Wednesday, August 27, 2014

August 27, 1905: John Moore

The Daily News (Mount Carmel, Pennsylvania) dated August 28, 1905:


Hanged From Bridge and His Body Riddled With Bullets.

Newberne, N. C., Aug. 28.—John Moore, a negro, 20 years of age, was taken from the Craven county jail in this city and lynched by a mob of 100 masked men armed with rifles and revolvers.

With his hands tied behind him, the negro was led about a third of a mile from the jail to the draw of the Neuse river bridge, hanged to one of its braces and his body riddled with bullets.  Entrance to the jail was effected by forcing the jailer to surrender the keys. Sheriff J. W. Biddle was quickly on the scene pleading that Moore be left to the law, but his efforts were unavailing and the mob carried out its plans.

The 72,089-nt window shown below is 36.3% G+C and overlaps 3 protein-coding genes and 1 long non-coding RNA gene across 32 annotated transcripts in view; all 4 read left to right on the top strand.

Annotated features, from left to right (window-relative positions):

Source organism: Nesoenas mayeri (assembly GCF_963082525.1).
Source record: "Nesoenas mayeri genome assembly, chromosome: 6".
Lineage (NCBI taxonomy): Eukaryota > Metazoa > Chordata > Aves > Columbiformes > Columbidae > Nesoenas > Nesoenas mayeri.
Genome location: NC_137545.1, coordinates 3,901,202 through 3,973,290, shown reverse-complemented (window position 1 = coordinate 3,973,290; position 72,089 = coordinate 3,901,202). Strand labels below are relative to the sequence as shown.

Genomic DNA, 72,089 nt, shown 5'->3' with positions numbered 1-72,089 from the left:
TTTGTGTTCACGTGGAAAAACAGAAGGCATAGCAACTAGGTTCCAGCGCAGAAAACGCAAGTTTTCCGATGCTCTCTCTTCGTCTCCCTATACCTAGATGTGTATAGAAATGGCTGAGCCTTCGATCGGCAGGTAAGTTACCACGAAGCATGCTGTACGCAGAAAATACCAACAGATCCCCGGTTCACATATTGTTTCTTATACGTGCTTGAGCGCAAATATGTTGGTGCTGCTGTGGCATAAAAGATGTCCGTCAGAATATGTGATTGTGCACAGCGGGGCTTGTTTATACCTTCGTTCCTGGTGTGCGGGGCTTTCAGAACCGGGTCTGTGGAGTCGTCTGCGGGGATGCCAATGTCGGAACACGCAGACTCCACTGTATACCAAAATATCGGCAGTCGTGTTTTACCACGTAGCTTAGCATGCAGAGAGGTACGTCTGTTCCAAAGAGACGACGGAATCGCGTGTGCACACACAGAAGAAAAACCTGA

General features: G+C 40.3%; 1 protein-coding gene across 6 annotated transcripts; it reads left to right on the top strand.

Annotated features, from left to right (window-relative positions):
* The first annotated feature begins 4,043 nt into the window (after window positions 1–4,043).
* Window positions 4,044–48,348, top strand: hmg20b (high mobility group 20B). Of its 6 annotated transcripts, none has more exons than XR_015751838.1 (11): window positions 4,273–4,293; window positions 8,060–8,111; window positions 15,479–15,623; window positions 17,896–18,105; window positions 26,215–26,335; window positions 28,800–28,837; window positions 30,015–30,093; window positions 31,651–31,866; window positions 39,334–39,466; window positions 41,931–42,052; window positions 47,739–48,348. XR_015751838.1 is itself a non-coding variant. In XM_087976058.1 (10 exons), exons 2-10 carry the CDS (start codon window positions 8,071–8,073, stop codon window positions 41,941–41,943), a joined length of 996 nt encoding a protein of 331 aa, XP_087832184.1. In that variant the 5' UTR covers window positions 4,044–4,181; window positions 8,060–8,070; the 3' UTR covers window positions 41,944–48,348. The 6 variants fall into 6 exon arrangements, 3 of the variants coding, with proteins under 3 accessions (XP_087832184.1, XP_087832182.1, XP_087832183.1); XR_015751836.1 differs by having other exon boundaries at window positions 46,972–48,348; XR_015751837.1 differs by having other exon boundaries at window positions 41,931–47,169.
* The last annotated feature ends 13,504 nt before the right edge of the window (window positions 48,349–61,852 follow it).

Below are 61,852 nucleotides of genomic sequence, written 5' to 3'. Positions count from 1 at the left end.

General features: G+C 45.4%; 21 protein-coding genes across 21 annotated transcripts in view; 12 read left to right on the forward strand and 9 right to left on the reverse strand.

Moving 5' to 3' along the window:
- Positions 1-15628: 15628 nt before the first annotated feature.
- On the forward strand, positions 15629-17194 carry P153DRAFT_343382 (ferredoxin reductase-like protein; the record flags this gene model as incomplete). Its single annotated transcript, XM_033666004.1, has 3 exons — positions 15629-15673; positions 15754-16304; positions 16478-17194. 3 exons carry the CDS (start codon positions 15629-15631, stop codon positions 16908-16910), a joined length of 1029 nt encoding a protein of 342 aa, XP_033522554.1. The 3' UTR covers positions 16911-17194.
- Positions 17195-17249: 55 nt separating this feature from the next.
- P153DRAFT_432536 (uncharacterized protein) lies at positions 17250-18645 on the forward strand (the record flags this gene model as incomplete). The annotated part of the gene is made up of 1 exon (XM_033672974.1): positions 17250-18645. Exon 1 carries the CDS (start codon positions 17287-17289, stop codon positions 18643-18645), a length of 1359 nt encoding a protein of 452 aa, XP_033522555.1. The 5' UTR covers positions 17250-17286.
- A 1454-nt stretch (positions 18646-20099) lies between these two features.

Moore entered the country store of George Eubanks, at Clarks, seven miles from Newberne, last Friday, when the proprietor's wife was the only one in. The negro attempted robbery and struck Mrs. Eubank [sic] on the head with a meat ave, fracturing bone and inflicting injuries which, if they do not prove fatal, will at least cause not only disfigurement but lifelong suffering.  Mrs. Eubanks screamed and people came to her rescue. The negro fled, but was captured in a swamp after a chase of a few miles and was placed in jail.

This article of interest comes from The Roxboro Courier (Roxboro, N. C.) dated August 27, 1902:

The negroes lynched for the murder of Chief of Police Wilmoth in West Virginia are now proven to be innocent.  The negro who fired the fatal shot was Jim Black and he has not yet been captured. Such incidents as this are among the many powerful arguments against lynch law.—Raleigh Times

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